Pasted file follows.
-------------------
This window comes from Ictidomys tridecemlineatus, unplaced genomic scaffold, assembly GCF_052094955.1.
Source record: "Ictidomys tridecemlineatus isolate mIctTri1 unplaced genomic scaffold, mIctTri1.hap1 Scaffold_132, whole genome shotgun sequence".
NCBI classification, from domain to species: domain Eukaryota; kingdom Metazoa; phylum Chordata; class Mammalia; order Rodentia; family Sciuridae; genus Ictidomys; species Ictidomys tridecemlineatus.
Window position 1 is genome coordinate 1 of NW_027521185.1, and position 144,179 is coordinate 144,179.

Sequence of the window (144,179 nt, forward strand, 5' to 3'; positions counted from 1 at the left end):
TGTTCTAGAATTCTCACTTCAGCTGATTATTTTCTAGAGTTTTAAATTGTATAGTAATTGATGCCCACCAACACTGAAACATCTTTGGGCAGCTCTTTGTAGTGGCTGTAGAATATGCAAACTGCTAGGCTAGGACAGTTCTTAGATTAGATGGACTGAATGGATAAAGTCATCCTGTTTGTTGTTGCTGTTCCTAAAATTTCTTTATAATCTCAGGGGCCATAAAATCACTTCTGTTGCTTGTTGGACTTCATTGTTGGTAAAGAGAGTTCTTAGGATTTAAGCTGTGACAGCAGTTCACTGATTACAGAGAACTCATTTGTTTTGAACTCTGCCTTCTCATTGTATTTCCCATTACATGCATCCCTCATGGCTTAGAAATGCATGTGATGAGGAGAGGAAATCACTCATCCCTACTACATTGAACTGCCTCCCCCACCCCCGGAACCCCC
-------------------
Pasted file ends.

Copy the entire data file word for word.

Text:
This window comes from Ictidomys tridecemlineatus, unplaced genomic scaffold, assembly GCF_052094955.1.
Source record: "Ictidomys tridecemlineatus isolate mIctTri1 unplaced genomic scaffold, mIctTri1.hap1 Scaffold_132, whole genome shotgun sequence".
NCBI classification, from domain to species: domain Eukaryota; kingdom Metazoa; phylum Chordata; class Mammalia; order Rodentia; family Sciuridae; genus Ictidomys; species Ictidomys tridecemlineatus.
Window position 1 is genome coordinate 1 of NW_027521185.1, and position 144,179 is coordinate 144,179.

Sequence of the window (144,179 nt, forward strand, 5' to 3'; positions counted from 1 at the left end):
TGTTCTAGAATTCTCACTTCAGCTGATTATTTTCTAGAGTTTTAAATTGTATAGTAATTGATGCCCACCAACACTGAAACATCTTTGGGCAGCTCTTTGTAGTGGCTGTAGAATATGCAAACTGCTAGGCTAGGACAGTTCTTAGATTAGATGGACTGAATGGATAAAGTCATCCTGTTTGTTGTTGCTGTTCCTAAAATTTCTTTATAATCTCAGGGGCCATAAAATCACTTCTGTTGCTTGTTGGACTTCATTGTTGGTAAAGAGAGTTCTTAGGATTTAAGCTGTGACAGCAGTTCACTGATTACAGAGAACTCATTTGTTTTGAACTCTGCCTTCTCATTGTATTTCCCATTACATGCATCCCTCATGGCTTAGAAATGCATGTGATGAGGAGAGGAAATCACTCATCCCTACTACATTGAACTGCCTCCCCCACCCCCGGAACCCCC